World Environment Day (WED) is celebrated annually on 5 June and is the United Nations’ principal vehicle for encouraging awareness and action for the protection of the environment. First held in 1974, it has been a platform for raising awareness on environmental issue such as marine pollution, human overpopulation, global warming, sustainable consumption and wildlife crime. World Environment Day is a global platform for public outreach, with participation from over 143 countries annually. Each year, the program has provided a theme and forum for businesses, non government organizations, communities, governments and celebrities to advocate environmental causes. Jharkhand is the mining state of Eastern India – it is the mined coal from here that has made this Indian state world-known for being the second largest coal producer. Second only to China, India extracts from it’s soil a quantity of coal overly sufficient for its energy and transport needs; the remainder is exported worldwide. 90% of the mines, which work continuously, are open-air and most of these work upon auto-combustion which releases an incalculable amount of carbon monoxide – the cause of global warming. Whole forests have been destroyed to make way for this brutal extraction and to satisfy the country’s ever-growing development.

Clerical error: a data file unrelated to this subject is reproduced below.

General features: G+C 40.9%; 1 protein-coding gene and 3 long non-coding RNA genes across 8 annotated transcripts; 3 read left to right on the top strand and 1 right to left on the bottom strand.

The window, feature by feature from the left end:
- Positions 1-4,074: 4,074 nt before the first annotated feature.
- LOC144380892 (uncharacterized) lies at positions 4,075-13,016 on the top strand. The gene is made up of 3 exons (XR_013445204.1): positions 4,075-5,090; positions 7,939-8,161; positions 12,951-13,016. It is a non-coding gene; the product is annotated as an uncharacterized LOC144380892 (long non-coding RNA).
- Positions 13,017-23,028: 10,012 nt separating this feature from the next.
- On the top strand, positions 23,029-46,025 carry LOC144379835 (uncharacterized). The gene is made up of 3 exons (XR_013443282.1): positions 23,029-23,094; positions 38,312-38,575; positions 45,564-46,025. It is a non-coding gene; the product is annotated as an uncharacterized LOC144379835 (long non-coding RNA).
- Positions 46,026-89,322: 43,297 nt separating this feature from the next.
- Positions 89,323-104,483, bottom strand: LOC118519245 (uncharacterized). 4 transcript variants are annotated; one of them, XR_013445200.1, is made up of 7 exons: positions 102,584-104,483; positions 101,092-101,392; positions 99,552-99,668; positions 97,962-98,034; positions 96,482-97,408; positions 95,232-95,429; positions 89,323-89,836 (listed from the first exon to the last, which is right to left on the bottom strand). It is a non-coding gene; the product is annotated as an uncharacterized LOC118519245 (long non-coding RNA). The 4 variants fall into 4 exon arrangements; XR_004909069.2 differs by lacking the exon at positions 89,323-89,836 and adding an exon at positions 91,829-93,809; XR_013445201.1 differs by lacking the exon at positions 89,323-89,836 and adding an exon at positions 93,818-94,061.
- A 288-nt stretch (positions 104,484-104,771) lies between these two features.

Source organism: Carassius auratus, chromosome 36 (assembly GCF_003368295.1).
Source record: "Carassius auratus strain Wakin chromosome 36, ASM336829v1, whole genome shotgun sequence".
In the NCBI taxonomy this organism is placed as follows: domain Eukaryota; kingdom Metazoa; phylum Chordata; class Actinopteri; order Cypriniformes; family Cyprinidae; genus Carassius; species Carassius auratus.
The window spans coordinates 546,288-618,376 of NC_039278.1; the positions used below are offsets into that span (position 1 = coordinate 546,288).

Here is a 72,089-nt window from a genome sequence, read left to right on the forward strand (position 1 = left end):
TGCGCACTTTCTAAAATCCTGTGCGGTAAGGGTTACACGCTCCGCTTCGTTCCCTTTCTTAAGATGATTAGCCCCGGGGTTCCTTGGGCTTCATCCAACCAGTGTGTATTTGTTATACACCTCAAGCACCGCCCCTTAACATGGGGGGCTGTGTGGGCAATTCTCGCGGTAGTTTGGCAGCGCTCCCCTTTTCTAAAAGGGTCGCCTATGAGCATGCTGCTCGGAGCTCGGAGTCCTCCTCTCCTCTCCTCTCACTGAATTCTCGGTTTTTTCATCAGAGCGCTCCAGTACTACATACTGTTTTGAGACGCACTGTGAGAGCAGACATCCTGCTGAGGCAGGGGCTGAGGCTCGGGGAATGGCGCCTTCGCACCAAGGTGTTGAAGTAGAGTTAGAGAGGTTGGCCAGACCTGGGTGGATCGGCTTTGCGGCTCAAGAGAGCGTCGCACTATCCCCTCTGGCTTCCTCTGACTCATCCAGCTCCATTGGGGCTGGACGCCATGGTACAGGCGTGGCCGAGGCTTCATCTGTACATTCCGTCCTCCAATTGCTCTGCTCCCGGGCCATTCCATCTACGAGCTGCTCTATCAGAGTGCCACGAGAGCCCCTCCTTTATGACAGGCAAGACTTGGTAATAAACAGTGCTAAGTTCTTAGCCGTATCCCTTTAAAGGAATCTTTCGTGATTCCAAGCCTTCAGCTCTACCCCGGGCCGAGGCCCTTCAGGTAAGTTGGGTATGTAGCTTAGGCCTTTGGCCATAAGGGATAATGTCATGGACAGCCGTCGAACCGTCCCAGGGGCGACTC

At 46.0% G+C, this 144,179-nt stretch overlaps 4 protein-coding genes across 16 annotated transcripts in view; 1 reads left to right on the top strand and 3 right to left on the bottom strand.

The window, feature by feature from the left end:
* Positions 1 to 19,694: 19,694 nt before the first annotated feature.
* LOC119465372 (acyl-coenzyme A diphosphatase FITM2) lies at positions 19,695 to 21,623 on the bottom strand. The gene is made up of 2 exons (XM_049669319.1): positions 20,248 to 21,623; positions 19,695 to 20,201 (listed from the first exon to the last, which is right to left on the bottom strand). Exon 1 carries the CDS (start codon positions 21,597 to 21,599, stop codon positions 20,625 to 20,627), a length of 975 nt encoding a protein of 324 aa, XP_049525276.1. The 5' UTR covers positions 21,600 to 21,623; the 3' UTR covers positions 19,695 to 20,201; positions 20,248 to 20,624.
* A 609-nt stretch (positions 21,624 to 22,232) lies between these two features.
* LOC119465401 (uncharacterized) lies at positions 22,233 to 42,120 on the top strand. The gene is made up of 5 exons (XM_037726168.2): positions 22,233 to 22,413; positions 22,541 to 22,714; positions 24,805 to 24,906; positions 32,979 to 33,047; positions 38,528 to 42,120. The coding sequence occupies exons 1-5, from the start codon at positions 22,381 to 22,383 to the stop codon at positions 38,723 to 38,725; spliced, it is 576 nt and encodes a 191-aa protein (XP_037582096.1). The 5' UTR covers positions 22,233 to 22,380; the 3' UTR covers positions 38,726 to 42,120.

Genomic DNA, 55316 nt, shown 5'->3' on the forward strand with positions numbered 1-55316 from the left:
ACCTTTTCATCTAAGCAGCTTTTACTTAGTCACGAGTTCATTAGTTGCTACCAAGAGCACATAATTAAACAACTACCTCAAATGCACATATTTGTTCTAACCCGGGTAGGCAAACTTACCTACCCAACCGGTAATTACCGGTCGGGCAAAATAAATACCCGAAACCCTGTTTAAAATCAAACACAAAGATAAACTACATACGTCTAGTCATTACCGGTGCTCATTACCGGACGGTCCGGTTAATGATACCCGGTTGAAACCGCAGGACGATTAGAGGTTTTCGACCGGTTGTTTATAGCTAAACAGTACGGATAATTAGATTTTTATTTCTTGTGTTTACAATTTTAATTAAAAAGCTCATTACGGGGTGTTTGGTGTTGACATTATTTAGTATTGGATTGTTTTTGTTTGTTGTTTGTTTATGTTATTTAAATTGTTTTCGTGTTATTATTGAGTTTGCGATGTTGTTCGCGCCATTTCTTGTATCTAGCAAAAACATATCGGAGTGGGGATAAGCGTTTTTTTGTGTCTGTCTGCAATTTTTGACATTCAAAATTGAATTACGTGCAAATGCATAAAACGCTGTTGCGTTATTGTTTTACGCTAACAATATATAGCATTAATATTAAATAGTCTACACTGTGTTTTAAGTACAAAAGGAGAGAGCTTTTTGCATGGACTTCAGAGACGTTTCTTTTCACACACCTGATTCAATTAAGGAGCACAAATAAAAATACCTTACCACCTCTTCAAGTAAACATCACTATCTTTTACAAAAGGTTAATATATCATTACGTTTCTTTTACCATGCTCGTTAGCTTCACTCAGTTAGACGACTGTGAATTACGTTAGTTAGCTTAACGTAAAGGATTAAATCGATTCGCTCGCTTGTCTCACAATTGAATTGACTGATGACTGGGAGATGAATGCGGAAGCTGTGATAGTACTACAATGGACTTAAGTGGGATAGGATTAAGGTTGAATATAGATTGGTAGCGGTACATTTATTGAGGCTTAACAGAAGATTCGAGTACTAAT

The concessions for coal mining are granted by the central government and managed by both state and private owned enterprises, thus creating a social and economic imbalance in the area. Everything rotates around the mining industry which was once an agricultural area and is now fully converted to coal mining. Many people are jobless and can not cultivate their fields because groundwater aquifers are polluted by agents deriving from coal combustion. These thousands of people, without economic opportunities, are forced to work illegally, in nonexistent safety conditions and with state police always on their backs. The dramatic increase of pollution due to this brutal coal extraction is causing the population to suffer from the most serious respiratory diseases, from lung cancer to silicosis, from many typologies of tuberculosis to obstruction of the respiratory system. Related, as well, are severe blood diseases caused by carbon monoxide inhalation, cardiac disfunction and a short-life expectancy (which does not exceed the 50 year mark). These diseases are destroying the future of this Indian state in the name of progress.
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